Inch by 2-inch layer inch, the past few months have steadily seen Keeneland Race Course get back to its roots.
Since mid-May, Keeneland has been replacing the synthetic Polytrack on its main racing surface with dirt in preparation for the 2014 Fall Meet, which runs Oct. 3-25. An estimated 19,000 tons of sand, silt and clay are being put down atop a limestone base. Keeneland has raced on Polytrack since fall 2006, so both the decision to return to dirt and the process to create that reality has been carefully crafted and scrutinized in an effort to produce what the track hopes will be a world-class surface. The track has been chosen to host its first Breeders' Cup World Championships in 2015.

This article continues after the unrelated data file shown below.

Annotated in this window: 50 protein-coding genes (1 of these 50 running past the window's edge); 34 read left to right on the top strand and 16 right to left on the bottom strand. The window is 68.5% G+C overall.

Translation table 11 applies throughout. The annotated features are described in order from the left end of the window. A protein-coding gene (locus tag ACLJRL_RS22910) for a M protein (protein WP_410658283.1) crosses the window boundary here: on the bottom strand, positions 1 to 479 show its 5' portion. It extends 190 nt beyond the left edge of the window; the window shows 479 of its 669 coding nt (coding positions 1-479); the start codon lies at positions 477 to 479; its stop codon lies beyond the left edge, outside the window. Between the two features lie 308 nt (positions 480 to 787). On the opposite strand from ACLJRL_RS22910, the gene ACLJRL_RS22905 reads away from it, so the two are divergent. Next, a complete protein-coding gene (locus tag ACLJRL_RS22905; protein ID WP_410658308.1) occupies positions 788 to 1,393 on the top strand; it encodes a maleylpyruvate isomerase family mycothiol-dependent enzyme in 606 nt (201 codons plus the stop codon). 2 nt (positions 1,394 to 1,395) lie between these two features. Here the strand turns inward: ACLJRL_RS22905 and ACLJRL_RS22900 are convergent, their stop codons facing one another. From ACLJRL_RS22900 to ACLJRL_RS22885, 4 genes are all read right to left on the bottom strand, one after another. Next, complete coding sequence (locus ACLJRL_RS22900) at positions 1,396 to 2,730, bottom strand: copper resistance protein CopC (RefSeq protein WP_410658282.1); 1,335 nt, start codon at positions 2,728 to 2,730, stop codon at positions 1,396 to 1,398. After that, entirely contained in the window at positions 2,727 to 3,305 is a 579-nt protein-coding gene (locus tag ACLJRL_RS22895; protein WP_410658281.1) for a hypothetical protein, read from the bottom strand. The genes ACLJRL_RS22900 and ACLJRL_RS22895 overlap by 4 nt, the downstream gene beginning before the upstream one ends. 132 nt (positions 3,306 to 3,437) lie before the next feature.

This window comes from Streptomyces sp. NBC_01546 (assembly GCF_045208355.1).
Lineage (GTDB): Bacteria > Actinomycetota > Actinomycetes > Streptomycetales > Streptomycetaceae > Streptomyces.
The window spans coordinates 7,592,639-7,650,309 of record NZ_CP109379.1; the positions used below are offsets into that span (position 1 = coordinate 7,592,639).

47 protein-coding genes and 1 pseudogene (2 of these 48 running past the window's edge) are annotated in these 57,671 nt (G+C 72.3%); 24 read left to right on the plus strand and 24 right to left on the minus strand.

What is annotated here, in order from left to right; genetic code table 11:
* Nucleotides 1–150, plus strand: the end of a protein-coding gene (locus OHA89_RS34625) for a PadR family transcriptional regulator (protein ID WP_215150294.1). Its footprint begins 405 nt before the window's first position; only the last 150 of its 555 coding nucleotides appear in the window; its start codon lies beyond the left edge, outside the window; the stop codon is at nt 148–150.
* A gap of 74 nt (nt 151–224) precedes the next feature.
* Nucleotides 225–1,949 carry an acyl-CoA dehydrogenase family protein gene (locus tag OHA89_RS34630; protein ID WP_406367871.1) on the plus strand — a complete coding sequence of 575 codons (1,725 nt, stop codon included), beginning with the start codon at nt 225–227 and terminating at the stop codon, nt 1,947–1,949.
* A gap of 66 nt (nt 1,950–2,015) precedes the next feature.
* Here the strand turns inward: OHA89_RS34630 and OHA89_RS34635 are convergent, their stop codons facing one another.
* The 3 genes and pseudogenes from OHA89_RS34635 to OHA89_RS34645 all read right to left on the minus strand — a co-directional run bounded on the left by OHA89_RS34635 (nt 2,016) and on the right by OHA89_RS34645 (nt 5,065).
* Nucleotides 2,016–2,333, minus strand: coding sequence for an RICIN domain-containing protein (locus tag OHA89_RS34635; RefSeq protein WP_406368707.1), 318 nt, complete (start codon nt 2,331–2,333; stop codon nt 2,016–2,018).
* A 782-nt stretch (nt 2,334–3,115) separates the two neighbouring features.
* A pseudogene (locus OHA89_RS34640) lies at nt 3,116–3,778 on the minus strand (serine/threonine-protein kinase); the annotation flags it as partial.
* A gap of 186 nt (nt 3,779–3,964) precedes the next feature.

A state-of-the-art drainage system comprised of recycled tires has been implemented, and when the project is completed this month, a 6-inch depth of dirt will be in place.
All those tons of dirt have come from a quarry in Northern Kentucky, the product of six to seven months of research to find just the right composition for the noted track.
As the tracks project manager, John Howard has monitored the 1,895 truckloads needed to import the sand and other materials to the track.
Just days from the final layer of dirt going down, Howard talked to the Herald-Leader about the process behind what will be one of the most closely monitored surfaces in North America.
Alicia Wincze Hughes: (859) 231-1676. Blog: horseracing.bloginky.com. Twitter: @horseracinghl.